It’s kind of crazy to realize that a year ago today was the day when I formally “took the plunge”, and left my old company to start Altius Space Machines. While it was a very scary decision at the time–I only had a tiny bit over $10k in the bank, no contracts setup in advance, no sure idea of what our first product was going to be, etc–it turned out to be exactly what I needed to do.
We’ve still got a long way to go, but here were some of the highlights that have happened since after I made the plunge:
- We’ve found, signed, and fulfilled over $200k worth of contract engineering work
- I invented Sticky Boom™ which has the potential of changing the way rendezvous, docking, and space servicing are done (and which got us mentioned in New Scientist today).
- We took that idea, won a NASA contract to mature it, and also raised about $50k to accelerate its development
- We built two generations of prototypes, got invited by NASA to show one of them off in Washington DC at the US Capitol Visitors Center, and took the other one and flight demonstrated it on a Zero-Gravity aircraft.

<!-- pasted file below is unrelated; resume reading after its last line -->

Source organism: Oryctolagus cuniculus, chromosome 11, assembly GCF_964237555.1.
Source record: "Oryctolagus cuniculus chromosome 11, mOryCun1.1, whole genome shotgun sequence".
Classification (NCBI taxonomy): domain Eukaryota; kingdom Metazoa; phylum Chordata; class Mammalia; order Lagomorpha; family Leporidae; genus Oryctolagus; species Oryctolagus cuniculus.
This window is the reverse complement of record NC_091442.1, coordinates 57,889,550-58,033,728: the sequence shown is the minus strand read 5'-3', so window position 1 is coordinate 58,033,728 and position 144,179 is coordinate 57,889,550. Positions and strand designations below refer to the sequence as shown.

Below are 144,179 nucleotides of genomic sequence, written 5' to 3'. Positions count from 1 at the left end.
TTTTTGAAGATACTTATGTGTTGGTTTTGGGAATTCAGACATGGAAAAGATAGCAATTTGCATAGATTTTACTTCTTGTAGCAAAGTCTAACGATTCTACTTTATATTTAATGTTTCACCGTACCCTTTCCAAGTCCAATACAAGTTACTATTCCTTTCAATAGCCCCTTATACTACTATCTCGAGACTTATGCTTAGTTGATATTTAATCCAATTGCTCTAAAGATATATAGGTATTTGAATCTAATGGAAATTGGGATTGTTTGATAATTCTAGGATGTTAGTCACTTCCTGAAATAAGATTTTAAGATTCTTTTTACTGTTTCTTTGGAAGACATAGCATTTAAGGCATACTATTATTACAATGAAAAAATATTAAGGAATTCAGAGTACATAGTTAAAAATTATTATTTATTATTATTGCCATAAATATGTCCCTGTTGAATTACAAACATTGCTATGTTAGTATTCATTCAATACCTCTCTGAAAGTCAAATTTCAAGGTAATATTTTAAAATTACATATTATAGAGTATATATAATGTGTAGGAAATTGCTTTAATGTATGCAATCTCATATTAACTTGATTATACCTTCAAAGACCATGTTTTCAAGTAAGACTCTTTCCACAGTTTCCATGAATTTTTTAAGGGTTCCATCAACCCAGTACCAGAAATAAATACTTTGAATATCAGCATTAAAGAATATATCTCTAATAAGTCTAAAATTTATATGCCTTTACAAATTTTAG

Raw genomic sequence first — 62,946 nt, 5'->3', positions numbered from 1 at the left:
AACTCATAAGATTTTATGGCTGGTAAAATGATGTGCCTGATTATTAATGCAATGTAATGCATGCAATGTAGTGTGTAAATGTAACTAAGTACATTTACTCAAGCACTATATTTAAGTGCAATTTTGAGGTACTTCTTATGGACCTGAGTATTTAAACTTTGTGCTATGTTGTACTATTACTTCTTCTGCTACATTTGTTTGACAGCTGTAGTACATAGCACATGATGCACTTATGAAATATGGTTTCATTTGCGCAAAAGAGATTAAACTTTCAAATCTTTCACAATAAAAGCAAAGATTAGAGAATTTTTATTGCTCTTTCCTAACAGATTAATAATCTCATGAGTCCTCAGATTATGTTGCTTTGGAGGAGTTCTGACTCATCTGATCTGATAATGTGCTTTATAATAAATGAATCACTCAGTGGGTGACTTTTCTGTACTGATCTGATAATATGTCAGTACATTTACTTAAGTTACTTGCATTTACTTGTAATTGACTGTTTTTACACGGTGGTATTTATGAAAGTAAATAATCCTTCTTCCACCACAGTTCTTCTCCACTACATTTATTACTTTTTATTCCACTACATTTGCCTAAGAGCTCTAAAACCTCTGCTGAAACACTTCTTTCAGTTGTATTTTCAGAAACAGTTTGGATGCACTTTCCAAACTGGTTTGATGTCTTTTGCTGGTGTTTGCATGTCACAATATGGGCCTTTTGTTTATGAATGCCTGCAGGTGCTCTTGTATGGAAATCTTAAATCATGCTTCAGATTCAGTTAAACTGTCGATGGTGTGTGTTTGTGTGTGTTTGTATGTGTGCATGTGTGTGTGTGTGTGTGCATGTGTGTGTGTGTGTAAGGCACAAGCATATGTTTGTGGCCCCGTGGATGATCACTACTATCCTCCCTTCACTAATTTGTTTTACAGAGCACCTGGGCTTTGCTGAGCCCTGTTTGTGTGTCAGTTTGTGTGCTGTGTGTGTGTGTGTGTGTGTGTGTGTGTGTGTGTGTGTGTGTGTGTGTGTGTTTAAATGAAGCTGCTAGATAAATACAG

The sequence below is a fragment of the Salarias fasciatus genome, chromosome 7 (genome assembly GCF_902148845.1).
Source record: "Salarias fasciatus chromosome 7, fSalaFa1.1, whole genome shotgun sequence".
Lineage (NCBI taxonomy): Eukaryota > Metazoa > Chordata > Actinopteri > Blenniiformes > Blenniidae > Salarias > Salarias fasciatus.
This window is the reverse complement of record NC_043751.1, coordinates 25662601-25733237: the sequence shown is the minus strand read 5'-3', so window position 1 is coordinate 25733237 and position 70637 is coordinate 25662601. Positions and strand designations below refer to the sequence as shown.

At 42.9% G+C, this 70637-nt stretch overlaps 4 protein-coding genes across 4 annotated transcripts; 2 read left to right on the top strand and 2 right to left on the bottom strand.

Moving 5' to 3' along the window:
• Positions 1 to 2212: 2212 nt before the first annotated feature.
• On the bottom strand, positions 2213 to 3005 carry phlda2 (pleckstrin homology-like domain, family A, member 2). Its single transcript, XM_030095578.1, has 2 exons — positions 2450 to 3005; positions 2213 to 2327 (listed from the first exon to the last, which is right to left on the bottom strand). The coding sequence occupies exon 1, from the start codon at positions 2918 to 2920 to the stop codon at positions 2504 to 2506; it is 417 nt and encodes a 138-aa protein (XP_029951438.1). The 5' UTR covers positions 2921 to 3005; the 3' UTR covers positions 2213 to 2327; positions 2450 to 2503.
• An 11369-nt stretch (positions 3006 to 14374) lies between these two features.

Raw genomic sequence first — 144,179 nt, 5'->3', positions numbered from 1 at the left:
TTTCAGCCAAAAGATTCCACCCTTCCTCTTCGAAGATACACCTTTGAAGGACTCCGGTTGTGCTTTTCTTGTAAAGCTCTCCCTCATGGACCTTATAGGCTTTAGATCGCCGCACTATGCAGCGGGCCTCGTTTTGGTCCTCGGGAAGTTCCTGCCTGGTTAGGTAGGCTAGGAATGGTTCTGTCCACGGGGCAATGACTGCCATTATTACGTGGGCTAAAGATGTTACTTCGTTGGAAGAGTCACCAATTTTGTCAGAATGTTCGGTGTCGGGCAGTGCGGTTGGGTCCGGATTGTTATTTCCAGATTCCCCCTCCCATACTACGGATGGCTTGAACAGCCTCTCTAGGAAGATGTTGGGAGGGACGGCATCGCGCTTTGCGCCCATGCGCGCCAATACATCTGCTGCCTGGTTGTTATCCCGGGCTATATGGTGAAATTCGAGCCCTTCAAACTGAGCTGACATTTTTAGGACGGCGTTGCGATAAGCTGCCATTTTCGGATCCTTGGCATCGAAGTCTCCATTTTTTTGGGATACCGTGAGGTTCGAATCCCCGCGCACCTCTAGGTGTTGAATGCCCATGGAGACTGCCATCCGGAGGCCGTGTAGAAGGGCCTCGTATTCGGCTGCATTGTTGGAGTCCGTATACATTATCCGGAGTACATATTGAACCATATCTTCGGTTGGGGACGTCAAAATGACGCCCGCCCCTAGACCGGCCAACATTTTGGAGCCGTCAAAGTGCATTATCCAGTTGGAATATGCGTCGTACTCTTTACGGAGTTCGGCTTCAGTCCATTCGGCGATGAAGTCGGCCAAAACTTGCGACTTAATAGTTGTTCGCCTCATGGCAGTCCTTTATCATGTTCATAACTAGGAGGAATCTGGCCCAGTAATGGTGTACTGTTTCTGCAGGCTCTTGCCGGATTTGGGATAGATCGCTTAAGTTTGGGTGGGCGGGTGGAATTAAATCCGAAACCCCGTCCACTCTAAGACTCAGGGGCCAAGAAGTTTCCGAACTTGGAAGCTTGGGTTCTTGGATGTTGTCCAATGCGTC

- And just today we got invited to present our business plan as one of the finalists at the 2011 New Space Business Plan Competition later this month.
It’s been a pretty spectacular year, and we’ve gotten a lot accomplished in a short time, especially considering that I’m still learning the ropes. That said, I don’t at all miss the 13,000 miles worth of driving I did in the second half of last year, or spending six months crashing on friends couches bouncing back and forth between California, Colorado, Utah, and Oregon.
Hopefully I’ll soon be able to start getting more active in the space technology and policy blogging scene again here on Selenian Boondocks. Thanks for the patience and support.
Latest posts by Jonathan Goff (see all)
- Research Papers I Wish I Could Con Someone Into Writing Part I: Lunar ISRU in the Age of RLVs - March 9, 2018
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- AAS Paper Review: Practical Methodologies For Low Delta-V Penalty, On-Time Departures To Arbitrary Interplanetary Destinations From A Medium-Inclination Low-Earth Orbit Depot - February 3, 2018